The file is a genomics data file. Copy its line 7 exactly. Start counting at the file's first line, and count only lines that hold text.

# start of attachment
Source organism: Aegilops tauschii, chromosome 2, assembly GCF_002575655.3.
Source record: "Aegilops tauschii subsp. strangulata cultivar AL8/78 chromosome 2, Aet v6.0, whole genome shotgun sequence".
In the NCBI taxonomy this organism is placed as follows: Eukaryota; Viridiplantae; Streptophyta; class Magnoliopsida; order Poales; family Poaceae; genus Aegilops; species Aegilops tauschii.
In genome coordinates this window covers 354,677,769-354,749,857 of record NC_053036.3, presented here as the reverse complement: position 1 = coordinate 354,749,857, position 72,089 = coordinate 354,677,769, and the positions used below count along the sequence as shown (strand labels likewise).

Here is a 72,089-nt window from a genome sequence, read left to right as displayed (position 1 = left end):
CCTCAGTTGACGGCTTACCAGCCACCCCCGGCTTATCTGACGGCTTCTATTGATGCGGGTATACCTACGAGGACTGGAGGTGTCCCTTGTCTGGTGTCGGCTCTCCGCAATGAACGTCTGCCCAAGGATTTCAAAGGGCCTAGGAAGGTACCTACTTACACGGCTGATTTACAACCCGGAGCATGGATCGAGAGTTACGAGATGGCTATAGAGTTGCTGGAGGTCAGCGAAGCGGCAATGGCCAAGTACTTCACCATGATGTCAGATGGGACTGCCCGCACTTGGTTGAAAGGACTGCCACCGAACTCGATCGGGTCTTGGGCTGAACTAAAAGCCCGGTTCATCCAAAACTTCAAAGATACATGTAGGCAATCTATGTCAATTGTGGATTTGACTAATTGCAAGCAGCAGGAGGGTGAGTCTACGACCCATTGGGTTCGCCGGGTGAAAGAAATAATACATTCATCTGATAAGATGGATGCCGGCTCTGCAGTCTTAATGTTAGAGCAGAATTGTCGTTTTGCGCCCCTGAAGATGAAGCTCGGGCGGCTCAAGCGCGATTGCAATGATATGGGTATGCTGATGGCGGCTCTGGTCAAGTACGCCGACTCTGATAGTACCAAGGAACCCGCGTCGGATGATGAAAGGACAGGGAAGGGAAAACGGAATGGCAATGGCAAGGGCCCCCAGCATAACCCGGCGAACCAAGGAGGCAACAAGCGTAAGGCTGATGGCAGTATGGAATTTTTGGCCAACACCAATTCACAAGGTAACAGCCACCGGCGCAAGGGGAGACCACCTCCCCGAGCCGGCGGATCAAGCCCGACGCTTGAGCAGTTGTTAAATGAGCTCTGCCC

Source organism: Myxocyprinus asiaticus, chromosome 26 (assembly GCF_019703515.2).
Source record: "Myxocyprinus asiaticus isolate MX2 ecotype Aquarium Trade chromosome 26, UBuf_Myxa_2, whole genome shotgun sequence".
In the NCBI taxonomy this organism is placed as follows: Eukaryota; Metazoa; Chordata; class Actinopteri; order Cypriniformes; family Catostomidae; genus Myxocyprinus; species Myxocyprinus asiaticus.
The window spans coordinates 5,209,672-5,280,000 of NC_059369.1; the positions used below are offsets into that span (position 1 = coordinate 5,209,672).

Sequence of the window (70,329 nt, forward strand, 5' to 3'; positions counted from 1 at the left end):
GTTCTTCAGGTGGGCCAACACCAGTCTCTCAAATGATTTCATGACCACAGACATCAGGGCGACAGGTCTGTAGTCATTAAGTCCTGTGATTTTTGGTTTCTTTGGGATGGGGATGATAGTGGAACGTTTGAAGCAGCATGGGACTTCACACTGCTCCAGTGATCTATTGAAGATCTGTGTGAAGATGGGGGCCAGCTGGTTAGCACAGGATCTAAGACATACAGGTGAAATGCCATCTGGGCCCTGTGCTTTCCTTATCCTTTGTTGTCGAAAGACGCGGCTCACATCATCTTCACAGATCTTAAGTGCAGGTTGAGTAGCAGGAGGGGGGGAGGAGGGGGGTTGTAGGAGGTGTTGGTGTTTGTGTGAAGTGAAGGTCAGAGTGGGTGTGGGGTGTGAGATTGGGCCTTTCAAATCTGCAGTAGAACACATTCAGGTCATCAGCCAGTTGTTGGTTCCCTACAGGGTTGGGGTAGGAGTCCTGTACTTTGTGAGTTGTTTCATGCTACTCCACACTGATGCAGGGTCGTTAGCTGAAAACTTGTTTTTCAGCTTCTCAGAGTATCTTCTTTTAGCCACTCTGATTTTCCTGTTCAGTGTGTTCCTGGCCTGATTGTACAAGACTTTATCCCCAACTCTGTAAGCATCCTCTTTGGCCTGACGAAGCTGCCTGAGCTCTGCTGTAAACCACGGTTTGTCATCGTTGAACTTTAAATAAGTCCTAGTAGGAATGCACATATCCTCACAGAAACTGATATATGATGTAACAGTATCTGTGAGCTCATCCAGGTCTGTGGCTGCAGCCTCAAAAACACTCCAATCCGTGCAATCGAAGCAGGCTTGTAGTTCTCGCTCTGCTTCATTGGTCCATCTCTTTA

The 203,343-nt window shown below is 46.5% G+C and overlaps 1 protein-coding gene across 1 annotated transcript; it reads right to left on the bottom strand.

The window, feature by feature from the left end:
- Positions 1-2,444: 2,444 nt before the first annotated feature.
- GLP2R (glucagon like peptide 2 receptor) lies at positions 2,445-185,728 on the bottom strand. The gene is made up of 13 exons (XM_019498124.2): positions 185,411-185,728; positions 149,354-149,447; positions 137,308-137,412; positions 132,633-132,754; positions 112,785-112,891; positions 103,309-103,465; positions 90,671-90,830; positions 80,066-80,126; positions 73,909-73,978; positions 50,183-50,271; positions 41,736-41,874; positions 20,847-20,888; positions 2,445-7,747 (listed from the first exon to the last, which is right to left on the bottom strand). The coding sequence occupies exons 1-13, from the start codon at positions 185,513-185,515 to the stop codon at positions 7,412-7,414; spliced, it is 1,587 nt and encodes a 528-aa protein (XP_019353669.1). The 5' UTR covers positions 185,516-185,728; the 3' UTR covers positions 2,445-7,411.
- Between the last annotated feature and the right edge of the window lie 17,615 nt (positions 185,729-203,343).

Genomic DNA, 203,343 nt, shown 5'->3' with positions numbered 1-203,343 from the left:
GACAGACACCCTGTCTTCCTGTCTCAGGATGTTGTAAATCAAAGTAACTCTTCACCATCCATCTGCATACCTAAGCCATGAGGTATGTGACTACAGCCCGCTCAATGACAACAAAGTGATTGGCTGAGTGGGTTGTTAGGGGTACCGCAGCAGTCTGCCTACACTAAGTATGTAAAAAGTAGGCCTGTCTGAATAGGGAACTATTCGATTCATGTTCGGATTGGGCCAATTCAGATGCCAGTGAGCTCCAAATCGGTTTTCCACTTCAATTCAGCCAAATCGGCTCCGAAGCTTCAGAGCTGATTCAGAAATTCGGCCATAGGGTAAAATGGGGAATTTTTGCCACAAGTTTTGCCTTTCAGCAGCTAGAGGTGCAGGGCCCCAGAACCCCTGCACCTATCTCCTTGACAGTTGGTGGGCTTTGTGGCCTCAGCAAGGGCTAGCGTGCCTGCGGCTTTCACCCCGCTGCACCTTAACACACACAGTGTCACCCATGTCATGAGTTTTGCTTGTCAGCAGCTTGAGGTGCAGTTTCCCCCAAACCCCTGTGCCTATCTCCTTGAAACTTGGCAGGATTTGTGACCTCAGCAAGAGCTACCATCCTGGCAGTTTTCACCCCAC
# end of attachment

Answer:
Source organism: Myxocyprinus asiaticus, chromosome 26 (assembly GCF_019703515.2).